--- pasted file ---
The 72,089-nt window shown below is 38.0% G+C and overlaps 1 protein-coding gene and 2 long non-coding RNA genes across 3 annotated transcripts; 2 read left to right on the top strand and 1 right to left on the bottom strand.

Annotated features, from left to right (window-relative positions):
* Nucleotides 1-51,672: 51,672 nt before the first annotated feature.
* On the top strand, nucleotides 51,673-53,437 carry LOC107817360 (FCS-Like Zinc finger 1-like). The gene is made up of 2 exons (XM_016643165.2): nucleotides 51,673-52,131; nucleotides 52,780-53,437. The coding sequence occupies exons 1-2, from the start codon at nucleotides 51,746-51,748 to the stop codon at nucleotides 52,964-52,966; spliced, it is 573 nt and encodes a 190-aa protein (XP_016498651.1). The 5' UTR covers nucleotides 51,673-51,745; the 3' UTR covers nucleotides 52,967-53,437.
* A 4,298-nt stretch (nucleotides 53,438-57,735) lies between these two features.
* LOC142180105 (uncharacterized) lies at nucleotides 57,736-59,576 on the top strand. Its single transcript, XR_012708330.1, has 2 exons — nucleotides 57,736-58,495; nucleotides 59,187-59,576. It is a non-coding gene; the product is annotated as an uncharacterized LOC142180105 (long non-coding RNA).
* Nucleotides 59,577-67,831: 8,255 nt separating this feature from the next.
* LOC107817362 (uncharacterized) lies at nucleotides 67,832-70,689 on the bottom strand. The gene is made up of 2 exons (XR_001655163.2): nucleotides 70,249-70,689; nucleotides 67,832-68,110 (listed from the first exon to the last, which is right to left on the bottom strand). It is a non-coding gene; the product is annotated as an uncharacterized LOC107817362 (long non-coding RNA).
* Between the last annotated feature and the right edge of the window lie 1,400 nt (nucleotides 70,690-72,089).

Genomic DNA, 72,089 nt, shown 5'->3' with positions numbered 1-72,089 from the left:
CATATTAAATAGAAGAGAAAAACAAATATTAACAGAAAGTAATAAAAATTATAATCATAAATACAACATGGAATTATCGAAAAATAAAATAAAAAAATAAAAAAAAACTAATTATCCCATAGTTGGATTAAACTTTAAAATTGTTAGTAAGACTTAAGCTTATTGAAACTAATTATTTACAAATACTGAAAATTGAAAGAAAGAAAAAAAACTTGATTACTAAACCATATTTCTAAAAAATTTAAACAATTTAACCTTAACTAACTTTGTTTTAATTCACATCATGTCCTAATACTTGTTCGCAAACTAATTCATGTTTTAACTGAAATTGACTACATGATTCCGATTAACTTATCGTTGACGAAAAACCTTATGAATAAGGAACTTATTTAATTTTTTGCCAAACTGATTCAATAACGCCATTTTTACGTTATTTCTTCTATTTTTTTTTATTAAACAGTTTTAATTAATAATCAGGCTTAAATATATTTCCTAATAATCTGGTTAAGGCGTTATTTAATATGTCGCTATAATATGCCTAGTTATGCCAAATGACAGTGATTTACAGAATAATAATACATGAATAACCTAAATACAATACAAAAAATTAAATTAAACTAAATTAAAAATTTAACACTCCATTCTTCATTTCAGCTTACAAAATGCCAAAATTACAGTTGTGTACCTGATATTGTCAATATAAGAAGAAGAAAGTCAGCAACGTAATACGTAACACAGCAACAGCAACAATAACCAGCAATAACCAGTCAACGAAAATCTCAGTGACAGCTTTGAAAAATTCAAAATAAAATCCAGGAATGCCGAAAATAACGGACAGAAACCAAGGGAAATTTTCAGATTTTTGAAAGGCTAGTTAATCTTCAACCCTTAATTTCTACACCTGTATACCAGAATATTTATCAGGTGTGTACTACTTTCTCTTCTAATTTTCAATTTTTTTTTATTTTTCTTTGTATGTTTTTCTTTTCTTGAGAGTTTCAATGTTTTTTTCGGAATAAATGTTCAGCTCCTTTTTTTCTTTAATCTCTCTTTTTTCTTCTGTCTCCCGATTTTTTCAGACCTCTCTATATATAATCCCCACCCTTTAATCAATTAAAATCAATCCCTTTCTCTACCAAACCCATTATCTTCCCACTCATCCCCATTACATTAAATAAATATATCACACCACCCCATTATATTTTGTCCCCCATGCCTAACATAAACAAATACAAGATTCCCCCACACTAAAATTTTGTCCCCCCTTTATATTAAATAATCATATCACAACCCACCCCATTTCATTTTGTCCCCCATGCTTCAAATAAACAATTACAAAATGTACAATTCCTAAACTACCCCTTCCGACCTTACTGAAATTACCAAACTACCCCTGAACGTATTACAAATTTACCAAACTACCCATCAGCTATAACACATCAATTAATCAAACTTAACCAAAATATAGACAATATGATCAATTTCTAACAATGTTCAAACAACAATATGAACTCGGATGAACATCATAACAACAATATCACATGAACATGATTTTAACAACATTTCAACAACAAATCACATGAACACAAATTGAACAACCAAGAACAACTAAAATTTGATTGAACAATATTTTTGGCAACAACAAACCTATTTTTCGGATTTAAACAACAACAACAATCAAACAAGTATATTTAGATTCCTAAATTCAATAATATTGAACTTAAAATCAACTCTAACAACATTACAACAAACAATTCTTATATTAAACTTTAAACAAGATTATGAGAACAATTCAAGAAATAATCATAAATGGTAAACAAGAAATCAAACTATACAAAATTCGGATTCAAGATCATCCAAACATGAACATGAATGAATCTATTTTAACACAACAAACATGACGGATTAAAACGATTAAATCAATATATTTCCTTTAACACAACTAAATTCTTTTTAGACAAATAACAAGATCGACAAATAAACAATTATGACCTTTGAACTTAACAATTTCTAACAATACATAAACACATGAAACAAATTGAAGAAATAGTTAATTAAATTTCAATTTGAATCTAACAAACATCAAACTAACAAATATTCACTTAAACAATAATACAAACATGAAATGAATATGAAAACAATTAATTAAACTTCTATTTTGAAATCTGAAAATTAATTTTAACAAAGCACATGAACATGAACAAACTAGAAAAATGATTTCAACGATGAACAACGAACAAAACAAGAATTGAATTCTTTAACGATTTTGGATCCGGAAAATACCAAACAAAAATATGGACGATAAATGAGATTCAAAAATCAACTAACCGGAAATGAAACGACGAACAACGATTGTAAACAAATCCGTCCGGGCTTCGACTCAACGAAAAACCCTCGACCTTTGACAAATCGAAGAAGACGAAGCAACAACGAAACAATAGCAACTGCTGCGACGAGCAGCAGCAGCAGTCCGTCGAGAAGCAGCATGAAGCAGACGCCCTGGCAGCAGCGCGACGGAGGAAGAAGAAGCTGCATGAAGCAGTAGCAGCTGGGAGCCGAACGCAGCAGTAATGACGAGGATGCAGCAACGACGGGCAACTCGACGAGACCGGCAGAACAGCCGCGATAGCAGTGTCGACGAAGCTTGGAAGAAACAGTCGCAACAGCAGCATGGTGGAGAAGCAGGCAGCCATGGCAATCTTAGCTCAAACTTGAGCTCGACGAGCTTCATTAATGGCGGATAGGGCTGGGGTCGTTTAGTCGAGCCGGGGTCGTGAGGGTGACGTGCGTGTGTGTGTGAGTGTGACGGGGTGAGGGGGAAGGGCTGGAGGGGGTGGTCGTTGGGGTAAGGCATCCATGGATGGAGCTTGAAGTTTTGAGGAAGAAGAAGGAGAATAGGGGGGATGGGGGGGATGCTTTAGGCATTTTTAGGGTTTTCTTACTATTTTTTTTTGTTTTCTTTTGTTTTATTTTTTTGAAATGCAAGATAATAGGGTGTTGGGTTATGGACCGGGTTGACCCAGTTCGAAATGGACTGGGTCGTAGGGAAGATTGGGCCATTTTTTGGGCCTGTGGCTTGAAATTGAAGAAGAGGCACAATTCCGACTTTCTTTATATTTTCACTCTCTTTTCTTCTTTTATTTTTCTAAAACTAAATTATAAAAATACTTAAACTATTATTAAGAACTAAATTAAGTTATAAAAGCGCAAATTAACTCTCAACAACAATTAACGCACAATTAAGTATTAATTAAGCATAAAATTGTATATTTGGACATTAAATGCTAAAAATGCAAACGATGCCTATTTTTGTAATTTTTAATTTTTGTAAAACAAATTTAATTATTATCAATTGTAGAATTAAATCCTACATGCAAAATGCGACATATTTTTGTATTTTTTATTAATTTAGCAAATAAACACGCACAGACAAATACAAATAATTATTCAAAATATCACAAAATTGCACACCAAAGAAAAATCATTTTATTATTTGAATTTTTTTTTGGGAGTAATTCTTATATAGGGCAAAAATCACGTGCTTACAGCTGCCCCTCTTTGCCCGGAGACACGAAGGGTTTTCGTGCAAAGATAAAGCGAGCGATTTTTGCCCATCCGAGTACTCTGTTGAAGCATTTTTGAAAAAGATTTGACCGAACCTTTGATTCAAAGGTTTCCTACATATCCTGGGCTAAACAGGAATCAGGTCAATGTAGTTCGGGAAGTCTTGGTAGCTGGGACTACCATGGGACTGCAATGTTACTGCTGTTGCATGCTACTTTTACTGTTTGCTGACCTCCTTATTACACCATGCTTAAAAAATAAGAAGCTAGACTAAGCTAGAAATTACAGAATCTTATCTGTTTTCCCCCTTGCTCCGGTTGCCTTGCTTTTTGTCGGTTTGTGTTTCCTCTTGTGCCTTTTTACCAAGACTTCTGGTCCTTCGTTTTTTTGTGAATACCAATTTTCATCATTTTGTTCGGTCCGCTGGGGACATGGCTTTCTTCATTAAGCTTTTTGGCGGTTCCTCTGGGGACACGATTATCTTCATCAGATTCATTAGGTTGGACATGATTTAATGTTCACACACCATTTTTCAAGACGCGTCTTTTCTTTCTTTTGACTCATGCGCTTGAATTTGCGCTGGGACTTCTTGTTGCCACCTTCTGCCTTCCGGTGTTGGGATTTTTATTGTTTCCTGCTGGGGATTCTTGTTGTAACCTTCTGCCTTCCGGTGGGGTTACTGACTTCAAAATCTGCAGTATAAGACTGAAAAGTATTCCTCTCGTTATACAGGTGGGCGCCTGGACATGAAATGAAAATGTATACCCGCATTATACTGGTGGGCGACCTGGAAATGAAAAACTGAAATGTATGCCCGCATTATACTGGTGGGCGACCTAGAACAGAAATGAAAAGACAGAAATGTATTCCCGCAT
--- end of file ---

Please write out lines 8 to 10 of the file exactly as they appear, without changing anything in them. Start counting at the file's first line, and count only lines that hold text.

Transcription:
* LOC107817362 (uncharacterized) lies at nucleotides 67,832-70,689 on the bottom strand. The gene is made up of 2 exons (XR_001655163.2): nucleotides 70,249-70,689; nucleotides 67,832-68,110 (listed from the first exon to the last, which is right to left on the bottom strand). It is a non-coding gene; the product is annotated as an uncharacterized LOC107817362 (long non-coding RNA).
* Between the last annotated feature and the right edge of the window lie 1,400 nt (nucleotides 70,690-72,089).

Genomic DNA, 72,089 nt, shown 5'->3' with positions numbered 1-72,089 from the left: